The Old Style Typeface

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o Last week, we had a look at the Modern typeface and to continue this series of posts on font categories, today we’ll take a look at the beautiful Old Style typeface. I think for all of us, our design work can only improve when we become more aware of the different categories of fonts, their characteristics and similarities, and for what purpose they are most suited, whether we work in web or print design.

Old Style (occasionally referred to as Humanist) typefaces are based on hand lettering of scribes and they first appeared in the late 15th century, before Modern typefaces. Their relation to calligraphy can be seen in the curved strokes and letters with thick to thin transitions, looking somewhat like letters drawn with a pen and ink. Unlike Modern typefaces, the thick/thin transition is moderate and not so obvious. The serifs on Old Styles are always angled and if you draw a line though the thinnest parts of the letters, you’ll see that the stress is diagonal.

OldStyle

The very first italic letters were produced with Old Style fonts in the early 1500s.

Old Style typefaces are considered to be the best type for large amounts of body text on paper. That’s why you’ll find them used heavily in newspapers, magazines and books. They can also work well on the web and two Old Style fonts are considered to be web-safe: Times New Roman and Palatino Linotype. Old Styles don’t jump off the page with any sort of quirkiness and that’s what makes them easy on the eye. There is an argument that for print-based work serif fonts are the best, while for the web/screen sans-serif fonts are easiest to read. If you find that’s the case, you could consider using the fonts below for headings and sub-headings.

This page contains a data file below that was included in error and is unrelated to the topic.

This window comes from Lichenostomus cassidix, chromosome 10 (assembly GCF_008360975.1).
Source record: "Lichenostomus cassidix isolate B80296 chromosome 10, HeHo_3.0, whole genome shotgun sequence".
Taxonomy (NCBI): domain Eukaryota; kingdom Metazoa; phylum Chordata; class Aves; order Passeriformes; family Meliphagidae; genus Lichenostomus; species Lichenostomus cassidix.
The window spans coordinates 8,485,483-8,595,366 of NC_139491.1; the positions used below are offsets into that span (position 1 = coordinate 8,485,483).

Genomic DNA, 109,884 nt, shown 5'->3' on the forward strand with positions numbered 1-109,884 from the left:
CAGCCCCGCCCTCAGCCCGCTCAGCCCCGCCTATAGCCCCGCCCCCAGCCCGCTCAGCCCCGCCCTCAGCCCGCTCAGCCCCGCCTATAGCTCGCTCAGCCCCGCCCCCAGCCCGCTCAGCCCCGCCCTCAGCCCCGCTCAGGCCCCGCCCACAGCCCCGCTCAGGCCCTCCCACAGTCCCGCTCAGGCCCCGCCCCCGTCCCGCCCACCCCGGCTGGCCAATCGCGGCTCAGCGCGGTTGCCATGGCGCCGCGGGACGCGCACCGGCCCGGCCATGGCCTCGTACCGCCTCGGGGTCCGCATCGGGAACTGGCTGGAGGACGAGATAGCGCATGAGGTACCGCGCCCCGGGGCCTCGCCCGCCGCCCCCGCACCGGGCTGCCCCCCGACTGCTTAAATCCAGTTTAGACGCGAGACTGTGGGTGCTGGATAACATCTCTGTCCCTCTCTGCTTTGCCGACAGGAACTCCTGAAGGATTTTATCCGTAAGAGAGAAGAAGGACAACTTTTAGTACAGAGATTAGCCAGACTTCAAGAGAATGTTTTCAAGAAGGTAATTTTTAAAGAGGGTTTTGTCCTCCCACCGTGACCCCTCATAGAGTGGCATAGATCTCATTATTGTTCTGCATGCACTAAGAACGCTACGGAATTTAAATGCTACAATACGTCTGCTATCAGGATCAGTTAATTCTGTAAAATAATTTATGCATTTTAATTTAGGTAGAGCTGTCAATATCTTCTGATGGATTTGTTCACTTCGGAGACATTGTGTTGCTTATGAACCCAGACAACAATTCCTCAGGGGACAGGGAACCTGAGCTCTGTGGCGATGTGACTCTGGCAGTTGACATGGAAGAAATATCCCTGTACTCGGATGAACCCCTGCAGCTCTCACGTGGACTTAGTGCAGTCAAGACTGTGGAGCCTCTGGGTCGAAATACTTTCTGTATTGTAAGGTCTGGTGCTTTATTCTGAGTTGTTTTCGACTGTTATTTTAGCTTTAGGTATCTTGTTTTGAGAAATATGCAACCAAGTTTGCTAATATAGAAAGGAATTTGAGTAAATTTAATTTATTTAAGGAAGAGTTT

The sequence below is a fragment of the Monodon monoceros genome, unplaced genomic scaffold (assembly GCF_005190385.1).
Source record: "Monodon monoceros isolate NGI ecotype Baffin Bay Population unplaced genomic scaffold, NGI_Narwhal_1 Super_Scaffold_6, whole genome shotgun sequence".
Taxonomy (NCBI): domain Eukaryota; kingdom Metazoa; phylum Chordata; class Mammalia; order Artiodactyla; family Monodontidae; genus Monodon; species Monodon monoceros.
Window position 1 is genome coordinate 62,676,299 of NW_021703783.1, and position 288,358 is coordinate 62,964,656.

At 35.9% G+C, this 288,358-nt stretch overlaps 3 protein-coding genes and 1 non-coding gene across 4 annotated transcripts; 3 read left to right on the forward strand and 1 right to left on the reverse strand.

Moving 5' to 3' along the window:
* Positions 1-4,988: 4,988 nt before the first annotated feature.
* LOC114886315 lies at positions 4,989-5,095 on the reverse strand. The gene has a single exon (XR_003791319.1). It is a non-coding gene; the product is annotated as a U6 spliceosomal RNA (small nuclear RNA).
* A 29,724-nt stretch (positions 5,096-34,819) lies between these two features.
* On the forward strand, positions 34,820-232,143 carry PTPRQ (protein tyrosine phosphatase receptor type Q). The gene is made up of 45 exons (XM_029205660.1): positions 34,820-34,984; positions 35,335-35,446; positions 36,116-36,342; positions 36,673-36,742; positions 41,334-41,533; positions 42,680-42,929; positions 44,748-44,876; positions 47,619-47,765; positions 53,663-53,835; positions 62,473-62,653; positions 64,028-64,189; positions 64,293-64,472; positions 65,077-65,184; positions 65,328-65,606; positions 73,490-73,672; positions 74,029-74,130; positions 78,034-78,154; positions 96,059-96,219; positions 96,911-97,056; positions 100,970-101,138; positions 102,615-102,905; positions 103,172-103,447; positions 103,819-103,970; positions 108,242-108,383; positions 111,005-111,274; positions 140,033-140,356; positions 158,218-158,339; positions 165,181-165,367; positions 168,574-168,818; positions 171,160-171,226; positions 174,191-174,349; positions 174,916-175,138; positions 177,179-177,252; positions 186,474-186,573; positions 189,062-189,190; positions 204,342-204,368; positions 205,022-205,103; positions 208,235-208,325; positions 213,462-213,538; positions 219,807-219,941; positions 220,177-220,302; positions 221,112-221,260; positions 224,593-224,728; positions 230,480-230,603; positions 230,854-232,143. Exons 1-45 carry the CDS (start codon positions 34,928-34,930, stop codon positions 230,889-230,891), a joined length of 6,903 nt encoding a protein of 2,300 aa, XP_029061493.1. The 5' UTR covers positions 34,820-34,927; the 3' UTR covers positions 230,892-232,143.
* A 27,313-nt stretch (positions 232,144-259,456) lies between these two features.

web-safe

Other well known examples of Old Style fonts include Garamond, Gaudy Old Style, Perpetua and Minion Pro. Note all of the text below is set at size 80pt and leading of 80pt.

4OldStyleFonts

You might think that these fonts look almost identical on first glance. When you start to look closely though, as well as their similarities, you’ll start to notice the little differences that make each one unique. One way to become more conscious of typefaces is to make an effort to look more closely at type. Sounds obvious I know. Next time you’re reading a magazine or book, or looking at a website, take time to figure out what kind of font is being used. Look at the ads when you’re standing at the bus stop. Are the fonts used serif, sans-serif, decorative? The more familiar you become with type, you’ll find that you begin to experiment and you’ll also start to figure out which fonts work well together. (Something I’ll be writing about in future posts here on Sitepoint).

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  • Tim

    I never noticed the diagonal stress before. Now that you’ve pointed it out, I keep seeing the o in Times New Roman a being on a lean. I presume that originates from the way you hold a fountain pen and the shape of the nib? Does this mean that the letters were always written by the right hand? I’d imagine it’s near impossible to get that shape writing left handed because of the angle you’d have to hold the pen at.

  • ricktheartist

    I am enjoying this series very much, mostly because I am a font geek. I will go through grocery stores and call out the names of fonts used on various packaging to my wife. None of my friends noticed when Snickers changed the font on their logo a couple years ago, until I pointed it out. Thank you for your postings, Jennifer, and I am looking forward to more.

  • http://www.laughingliondesign.net Jennifer Farley

    Thanks Rick. I’m like that too. I take photos of signs that I like the typography on all the time.

    Hi Tim. That’s a really good question about right-handedness. I don’t know the answer. I imagine only a very small proportion of the population could write at that time. Maybe everyone wrote with their right hands in those days? Just guessing though.